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From "Alex Beamish" <tal...@gmail.com>
Subject Re: Forking to an interactive program under mod_perl
Date Wed, 13 Dec 2006 16:25:23 GMT
On 12/13/06, Robert Landrum <rlandrum@aol.net> wrote:
>
> Alex Beamish wrote:
> > I'll deal with multiple documents with some combination of stale timers
> > and LRU slots, but that's not really what I see as the most complicated
> > or difficult part of this problem. For this particular application, my
> > inactivity timer will probably by 10-15 minutes, and I'll expect to have
> > 6-8 documents open at any given time, so it shouldn't be a big drain on
> > memory. And I will probably be able to set something up that signals
> > that a document has been expired as well .. (this is just me thinking
> > out loud) ..
> >
> > Thanks for your feedback .. I think named pipes is my next focus.
> >
>
> Sockets will be the way to go on this, rather than pipes.  I don't want
> to say pipes are a dead technology, but by using sockets, you can move
> your gs application off your web servers (if load ever gets that high)
> without having to rewrite any code, something that isn't possible with a
> pipe (not without netcat, anyway).


I'll think about sockets, thanks.

There's probably a good reason for it, but why not just pre-generate all
> of your page images?  Even when new documents are added, a cron could be
> setup to come along (once a minute even) and convert those PDFs to
> images.  Are these PDFs dynamically generated?


(The drawbacks of providing too little information .. or too much.)

The current solution is that we generate high resolution page images for the
documents in question, and then resize them on the fly using mod_perl.

This solution works well locally, but the problem is that we also have a
satellite office, and the VPN between the offices is not that great -- we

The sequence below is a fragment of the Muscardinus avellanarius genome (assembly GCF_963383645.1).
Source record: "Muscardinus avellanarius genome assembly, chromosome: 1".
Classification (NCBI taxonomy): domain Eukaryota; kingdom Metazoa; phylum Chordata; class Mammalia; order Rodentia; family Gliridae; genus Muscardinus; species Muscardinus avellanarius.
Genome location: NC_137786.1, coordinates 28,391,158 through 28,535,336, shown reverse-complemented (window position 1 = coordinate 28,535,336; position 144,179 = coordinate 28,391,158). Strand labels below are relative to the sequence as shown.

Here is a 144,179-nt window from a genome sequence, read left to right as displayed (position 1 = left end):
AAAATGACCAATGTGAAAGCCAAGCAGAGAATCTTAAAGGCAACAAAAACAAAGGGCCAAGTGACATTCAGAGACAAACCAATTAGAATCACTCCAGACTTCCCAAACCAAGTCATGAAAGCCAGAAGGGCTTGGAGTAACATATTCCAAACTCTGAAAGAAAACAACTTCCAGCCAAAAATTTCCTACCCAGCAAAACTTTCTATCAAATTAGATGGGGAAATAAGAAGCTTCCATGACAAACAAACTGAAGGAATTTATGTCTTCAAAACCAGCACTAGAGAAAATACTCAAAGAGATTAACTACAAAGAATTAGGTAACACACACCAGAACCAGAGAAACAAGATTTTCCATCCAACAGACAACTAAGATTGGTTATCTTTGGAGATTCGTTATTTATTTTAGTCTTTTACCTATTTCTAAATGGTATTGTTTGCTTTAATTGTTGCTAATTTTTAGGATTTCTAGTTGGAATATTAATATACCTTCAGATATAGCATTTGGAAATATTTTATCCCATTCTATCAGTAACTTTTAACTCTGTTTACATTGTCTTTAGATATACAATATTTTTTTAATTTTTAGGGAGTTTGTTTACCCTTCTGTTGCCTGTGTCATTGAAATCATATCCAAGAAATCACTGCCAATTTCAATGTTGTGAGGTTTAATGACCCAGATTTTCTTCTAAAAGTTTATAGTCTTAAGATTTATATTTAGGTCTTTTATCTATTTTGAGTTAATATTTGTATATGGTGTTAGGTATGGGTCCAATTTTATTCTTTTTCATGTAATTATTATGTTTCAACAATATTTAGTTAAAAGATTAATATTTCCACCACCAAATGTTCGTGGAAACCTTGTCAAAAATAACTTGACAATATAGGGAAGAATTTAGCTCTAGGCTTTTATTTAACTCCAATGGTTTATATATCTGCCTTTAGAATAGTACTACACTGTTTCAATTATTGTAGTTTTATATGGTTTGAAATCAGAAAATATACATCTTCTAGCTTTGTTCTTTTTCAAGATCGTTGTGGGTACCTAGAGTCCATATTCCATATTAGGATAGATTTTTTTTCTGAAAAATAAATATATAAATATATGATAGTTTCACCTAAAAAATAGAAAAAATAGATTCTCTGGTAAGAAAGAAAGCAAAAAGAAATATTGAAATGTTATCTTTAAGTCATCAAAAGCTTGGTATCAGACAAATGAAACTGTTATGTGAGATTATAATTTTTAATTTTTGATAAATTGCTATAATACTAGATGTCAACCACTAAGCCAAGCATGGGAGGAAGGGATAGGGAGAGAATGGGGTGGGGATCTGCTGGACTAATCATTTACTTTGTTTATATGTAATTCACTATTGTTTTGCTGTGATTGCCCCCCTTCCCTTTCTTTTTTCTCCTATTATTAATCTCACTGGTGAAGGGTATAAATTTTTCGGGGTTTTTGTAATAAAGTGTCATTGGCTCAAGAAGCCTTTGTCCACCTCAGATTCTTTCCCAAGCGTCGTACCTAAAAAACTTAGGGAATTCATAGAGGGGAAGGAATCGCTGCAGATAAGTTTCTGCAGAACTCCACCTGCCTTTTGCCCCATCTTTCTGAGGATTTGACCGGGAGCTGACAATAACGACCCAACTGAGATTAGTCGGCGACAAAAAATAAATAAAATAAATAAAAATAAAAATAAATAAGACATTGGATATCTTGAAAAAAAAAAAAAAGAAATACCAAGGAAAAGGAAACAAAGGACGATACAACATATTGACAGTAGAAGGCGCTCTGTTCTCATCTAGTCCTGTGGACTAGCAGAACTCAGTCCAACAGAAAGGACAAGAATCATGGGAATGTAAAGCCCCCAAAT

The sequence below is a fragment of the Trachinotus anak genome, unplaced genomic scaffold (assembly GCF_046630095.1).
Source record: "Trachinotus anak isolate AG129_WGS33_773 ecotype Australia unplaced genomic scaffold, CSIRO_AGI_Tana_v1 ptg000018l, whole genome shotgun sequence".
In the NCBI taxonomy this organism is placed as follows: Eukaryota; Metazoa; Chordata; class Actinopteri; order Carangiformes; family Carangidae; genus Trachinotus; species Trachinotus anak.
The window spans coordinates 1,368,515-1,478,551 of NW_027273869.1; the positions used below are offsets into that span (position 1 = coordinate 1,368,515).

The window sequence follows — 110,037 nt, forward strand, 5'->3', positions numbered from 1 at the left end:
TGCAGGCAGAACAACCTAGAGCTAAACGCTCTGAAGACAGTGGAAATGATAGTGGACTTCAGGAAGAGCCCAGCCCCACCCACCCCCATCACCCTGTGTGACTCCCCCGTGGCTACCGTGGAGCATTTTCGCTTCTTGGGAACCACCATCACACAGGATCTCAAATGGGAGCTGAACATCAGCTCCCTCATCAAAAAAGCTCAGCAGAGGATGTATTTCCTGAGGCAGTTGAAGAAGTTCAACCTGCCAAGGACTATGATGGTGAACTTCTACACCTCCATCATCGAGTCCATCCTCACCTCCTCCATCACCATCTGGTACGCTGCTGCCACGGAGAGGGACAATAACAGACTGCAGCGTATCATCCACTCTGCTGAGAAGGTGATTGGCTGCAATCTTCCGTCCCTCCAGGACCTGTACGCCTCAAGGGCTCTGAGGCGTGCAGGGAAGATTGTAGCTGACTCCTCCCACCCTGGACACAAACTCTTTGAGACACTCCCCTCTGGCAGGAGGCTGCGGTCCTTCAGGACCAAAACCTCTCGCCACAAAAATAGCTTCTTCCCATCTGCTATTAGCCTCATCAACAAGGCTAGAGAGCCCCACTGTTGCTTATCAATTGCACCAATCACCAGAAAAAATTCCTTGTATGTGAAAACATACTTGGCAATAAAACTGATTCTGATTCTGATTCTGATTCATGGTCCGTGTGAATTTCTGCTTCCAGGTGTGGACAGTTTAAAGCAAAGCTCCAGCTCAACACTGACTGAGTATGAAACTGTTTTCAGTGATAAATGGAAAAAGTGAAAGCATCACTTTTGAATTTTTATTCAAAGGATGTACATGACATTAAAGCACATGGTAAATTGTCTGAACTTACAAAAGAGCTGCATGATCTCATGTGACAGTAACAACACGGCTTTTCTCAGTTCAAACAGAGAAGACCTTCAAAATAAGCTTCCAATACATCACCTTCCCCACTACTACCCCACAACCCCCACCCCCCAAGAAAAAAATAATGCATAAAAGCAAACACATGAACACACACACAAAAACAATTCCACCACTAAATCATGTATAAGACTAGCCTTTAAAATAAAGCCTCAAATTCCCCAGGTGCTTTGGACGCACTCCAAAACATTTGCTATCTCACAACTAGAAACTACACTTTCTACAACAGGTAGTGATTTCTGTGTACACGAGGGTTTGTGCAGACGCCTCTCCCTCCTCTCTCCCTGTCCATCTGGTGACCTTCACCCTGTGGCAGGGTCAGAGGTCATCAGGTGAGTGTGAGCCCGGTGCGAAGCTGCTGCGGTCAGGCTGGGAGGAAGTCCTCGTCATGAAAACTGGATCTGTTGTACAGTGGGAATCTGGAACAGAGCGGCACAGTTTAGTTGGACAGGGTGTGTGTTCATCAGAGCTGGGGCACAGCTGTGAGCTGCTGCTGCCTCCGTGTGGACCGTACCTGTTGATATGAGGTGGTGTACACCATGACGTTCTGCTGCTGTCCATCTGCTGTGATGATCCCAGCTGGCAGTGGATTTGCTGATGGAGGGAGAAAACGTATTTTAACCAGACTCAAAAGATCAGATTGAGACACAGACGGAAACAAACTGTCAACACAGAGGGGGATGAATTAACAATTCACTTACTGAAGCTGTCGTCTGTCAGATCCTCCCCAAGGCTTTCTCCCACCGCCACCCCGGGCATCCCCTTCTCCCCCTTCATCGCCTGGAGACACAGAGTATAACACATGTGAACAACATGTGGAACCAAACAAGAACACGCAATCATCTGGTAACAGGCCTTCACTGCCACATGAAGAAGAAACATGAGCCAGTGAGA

get between 50K and 100K in bandwidth. When we're dealing with tens of
thousands of pages, that's a fair bit of data to pass back and forth and to
store. I currently have a daemon process that takes care of asynchronously
rsyncing the page images to the satellite office.

A better solution would be to generate the page images as needed, by using
mod_perl again, but this time running Ghostscript on the document.

The problem is that Ghostscript is an interactive program, so we need two
way communication with it. I already have technology that very efficiently
spawns programs using a double fork and directs stdout and stderr into files
(I use that to do the document rsyncing), but that's no good for this
application -- I need to start a Ghostscript session for a document, and
keep it running so that as each page image request comes in, I can just
forward it to the appropriate session.

And I don't want to have to start up Ghostscript fresh for each session -- I
can afford some memory overhead as long as I can make a request and get a
response from a live Ghostscript session. Thanks to the discussion that my
original post has engendered, I think the answer may lie in using
pseudo-ttys, and I'm going to re-visit some of my original research to see
if that's the case.

I didn't want to describe the existing system in too much detail in case all
the detail was unnecessary and irrelevant. So now you have all of the detail
after all -- I hope it answers your questions.

-- 
Alex Beamish
Toronto, Ontario
aka talexb

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